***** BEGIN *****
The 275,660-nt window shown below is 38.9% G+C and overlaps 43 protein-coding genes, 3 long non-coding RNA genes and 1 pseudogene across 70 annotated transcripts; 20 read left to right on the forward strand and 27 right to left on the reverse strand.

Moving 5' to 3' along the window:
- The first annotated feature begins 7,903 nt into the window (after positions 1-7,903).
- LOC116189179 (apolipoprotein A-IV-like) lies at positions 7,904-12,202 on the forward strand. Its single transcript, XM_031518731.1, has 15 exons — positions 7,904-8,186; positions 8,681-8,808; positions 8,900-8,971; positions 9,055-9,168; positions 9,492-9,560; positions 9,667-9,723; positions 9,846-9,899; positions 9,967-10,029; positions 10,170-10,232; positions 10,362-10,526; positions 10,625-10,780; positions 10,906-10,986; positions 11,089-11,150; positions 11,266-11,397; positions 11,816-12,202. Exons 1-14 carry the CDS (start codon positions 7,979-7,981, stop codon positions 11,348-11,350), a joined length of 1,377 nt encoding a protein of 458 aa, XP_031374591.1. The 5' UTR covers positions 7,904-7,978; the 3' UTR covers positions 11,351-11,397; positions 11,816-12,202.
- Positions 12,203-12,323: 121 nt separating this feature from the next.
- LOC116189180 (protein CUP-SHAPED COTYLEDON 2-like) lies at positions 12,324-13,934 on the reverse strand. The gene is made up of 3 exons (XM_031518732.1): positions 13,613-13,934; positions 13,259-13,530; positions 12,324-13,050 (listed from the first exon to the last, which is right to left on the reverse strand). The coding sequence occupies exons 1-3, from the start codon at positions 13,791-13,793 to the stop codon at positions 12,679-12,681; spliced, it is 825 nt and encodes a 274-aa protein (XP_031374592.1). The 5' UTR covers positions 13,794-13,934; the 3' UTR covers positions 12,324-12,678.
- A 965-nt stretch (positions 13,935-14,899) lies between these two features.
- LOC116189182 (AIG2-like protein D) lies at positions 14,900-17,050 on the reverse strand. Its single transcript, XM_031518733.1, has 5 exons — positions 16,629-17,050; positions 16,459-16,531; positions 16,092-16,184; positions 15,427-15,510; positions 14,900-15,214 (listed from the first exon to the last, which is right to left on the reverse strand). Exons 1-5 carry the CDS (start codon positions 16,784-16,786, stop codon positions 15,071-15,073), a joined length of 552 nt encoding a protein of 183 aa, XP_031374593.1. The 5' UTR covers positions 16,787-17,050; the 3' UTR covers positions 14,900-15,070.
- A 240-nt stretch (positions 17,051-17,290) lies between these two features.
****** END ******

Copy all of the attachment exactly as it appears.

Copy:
The 275,660-nt window shown below is 38.9% G+C and overlaps 43 protein-coding genes, 3 long non-coding RNA genes and 1 pseudogene across 70 annotated transcripts; 20 read left to right on the forward strand and 27 right to left on the reverse strand.

Moving 5' to 3' along the window:
- The first annotated feature begins 7,903 nt into the window (after positions 1-7,903).
- LOC116189179 (apolipoprotein A-IV-like) lies at positions 7,904-12,202 on the forward strand. Its single transcript, XM_031518731.1, has 15 exons — positions 7,904-8,186; positions 8,681-8,808; positions 8,900-8,971; positions 9,055-9,168; positions 9,492-9,560; positions 9,667-9,723; positions 9,846-9,899; positions 9,967-10,029; positions 10,170-10,232; positions 10,362-10,526; positions 10,625-10,780; positions 10,906-10,986; positions 11,089-11,150; positions 11,266-11,397; positions 11,816-12,202. Exons 1-14 carry the CDS (start codon positions 7,979-7,981, stop codon positions 11,348-11,350), a joined length of 1,377 nt encoding a protein of 458 aa, XP_031374591.1. The 5' UTR covers positions 7,904-7,978; the 3' UTR covers positions 11,351-11,397; positions 11,816-12,202.
- Positions 12,203-12,323: 121 nt separating this feature from the next.
- LOC116189180 (protein CUP-SHAPED COTYLEDON 2-like) lies at positions 12,324-13,934 on the reverse strand. The gene is made up of 3 exons (XM_031518732.1): positions 13,613-13,934; positions 13,259-13,530; positions 12,324-13,050 (listed from the first exon to the last, which is right to left on the reverse strand). The coding sequence occupies exons 1-3, from the start codon at positions 13,791-13,793 to the stop codon at positions 12,679-12,681; spliced, it is 825 nt and encodes a 274-aa protein (XP_031374592.1). The 5' UTR covers positions 13,794-13,934; the 3' UTR covers positions 12,324-12,678.
- A 965-nt stretch (positions 13,935-14,899) lies between these two features.
- LOC116189182 (AIG2-like protein D) lies at positions 14,900-17,050 on the reverse strand. Its single transcript, XM_031518733.1, has 5 exons — positions 16,629-17,050; positions 16,459-16,531; positions 16,092-16,184; positions 15,427-15,510; positions 14,900-15,214 (listed from the first exon to the last, which is right to left on the reverse strand). Exons 1-5 carry the CDS (start codon positions 16,784-16,786, stop codon positions 15,071-15,073), a joined length of 552 nt encoding a protein of 183 aa, XP_031374593.1. The 5' UTR covers positions 16,787-17,050; the 3' UTR covers positions 14,900-15,070.
- A 240-nt stretch (positions 17,051-17,290) lies between these two features.